From 1861 onwards, and under various pretexts, France sent 40,000 troops across the Atlantic. They were followed three years later, once the country had been temporarily "pacified", by the Austrian Archduke Maximilian, whose fate, as Emperor of Mexico, was utterly dependent on Napoleon. When he arrived, the land was still largely under the control of Republican forces. His sole support as a ruler, besides French bayonets, was Napoleon's solemn vow, laid down in writing, that France would never deny its support to the new empire "whatsoever the state of affairs in Europe".
However, the American Unionists, emerging victorious from the Civil War in 1865, recognized Juarez as the legitimate Mexican president, sending arms and refusing to tolerate a French presence on the North American continent. Napoleon finally acquiesced to U.S. diplomatic pressure, for his position in Europe was under serious threat. He needed every man he could muster to defend the Rhine against a superior Prussian army. The last French soldier left Mexico in early 1867. Napoleon III, in tears, had broken his word. This cost him whatever popular credit he had once enjoyed and contributed to the rapid decline of the Second Empire. Mexico proved both the Moscow and the Waterloo of "Napoleon le Petit".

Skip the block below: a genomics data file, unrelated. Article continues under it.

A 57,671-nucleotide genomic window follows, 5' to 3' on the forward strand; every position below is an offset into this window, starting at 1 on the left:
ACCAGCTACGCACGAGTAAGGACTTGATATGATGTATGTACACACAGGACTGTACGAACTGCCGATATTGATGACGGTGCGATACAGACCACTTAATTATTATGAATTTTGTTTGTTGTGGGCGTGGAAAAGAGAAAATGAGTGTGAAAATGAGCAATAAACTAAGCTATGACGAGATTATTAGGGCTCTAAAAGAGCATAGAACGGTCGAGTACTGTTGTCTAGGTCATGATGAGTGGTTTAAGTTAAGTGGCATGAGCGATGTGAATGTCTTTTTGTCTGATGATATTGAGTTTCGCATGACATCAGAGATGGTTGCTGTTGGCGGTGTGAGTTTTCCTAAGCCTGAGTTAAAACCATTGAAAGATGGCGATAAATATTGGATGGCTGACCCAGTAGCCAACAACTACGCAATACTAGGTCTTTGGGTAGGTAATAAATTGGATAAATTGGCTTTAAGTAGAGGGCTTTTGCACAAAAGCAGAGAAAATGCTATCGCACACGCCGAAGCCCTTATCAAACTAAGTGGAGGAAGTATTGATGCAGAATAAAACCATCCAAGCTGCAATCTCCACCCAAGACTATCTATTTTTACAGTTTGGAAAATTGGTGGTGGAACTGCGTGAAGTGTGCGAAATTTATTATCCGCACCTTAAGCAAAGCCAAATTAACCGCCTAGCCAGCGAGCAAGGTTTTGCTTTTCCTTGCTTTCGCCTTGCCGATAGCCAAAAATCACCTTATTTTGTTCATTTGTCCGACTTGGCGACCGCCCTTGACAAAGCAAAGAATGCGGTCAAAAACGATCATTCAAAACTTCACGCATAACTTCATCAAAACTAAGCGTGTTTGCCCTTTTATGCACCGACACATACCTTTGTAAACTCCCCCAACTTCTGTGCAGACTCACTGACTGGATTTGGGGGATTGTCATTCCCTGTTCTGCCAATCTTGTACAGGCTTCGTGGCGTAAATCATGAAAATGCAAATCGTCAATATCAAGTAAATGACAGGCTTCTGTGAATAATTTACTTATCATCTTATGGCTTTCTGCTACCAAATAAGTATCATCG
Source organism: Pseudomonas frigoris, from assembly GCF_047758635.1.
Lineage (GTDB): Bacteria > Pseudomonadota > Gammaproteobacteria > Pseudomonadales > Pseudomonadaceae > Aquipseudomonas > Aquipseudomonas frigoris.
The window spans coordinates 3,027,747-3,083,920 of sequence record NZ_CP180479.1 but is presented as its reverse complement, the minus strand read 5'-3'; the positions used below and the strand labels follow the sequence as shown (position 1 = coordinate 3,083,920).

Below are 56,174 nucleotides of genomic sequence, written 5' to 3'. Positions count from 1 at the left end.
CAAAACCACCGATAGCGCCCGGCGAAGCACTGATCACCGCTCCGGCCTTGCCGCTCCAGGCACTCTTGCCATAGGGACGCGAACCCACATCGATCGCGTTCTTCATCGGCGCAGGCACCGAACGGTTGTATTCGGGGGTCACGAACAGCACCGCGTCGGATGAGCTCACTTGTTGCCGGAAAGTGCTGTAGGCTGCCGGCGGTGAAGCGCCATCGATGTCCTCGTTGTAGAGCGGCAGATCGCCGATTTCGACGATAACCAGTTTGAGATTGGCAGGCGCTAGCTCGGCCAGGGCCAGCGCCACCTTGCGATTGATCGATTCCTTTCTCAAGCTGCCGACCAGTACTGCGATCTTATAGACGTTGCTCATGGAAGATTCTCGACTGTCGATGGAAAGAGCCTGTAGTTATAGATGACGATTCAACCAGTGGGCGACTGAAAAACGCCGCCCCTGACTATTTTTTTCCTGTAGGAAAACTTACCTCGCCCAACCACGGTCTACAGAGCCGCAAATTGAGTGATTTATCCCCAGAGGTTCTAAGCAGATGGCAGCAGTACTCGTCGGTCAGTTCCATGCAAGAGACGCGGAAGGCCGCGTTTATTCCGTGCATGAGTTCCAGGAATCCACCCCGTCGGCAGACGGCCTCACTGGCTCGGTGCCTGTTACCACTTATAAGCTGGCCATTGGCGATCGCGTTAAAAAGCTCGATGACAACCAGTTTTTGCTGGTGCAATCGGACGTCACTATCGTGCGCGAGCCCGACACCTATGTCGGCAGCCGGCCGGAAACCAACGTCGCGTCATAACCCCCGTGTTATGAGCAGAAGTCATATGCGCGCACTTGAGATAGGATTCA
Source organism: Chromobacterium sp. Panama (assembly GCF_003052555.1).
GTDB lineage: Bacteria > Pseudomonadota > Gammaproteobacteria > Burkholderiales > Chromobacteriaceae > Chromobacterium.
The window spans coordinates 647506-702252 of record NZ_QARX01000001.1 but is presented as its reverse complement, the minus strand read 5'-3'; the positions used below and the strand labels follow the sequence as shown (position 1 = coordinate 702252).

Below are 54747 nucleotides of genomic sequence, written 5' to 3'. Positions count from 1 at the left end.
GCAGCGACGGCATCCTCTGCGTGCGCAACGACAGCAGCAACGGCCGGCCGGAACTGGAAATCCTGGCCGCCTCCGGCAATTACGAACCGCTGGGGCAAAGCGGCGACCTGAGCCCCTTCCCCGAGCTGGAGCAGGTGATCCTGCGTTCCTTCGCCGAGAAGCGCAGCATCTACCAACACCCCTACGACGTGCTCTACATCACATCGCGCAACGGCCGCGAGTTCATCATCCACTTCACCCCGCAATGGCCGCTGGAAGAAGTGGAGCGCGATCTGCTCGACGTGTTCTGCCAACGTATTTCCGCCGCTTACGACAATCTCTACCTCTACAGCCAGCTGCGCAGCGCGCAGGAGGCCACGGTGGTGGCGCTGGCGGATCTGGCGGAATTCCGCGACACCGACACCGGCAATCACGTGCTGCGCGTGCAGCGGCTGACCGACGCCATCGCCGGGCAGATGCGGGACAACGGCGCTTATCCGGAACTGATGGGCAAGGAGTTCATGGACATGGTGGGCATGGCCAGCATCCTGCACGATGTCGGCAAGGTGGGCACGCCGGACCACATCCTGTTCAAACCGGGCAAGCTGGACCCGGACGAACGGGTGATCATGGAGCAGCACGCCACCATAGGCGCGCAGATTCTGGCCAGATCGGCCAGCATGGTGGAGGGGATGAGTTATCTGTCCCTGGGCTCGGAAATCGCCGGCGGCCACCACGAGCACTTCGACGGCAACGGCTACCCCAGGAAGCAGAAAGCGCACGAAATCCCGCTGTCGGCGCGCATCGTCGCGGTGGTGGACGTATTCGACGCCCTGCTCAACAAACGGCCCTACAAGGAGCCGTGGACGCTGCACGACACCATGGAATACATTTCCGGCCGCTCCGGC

The role of the Mexicans




The Execution of Emperor Maximilian (detail)


Not unlike spectators at a bullfight, a crowd of Mexicans has gathered in the background to watch the execution of the Emperor. They were probably part of the great mass of mestizos, mulattos, Indians and blacks who lived without rights or property. Benito Juarez, a full-blooded Indian and former President of the High Court, had guaranteed them civic rights for the first time in his Constitution of 1857, expropriating the Church to provide the people with land. Juarez was their man, and they gave him their support in the guerilla war against the French.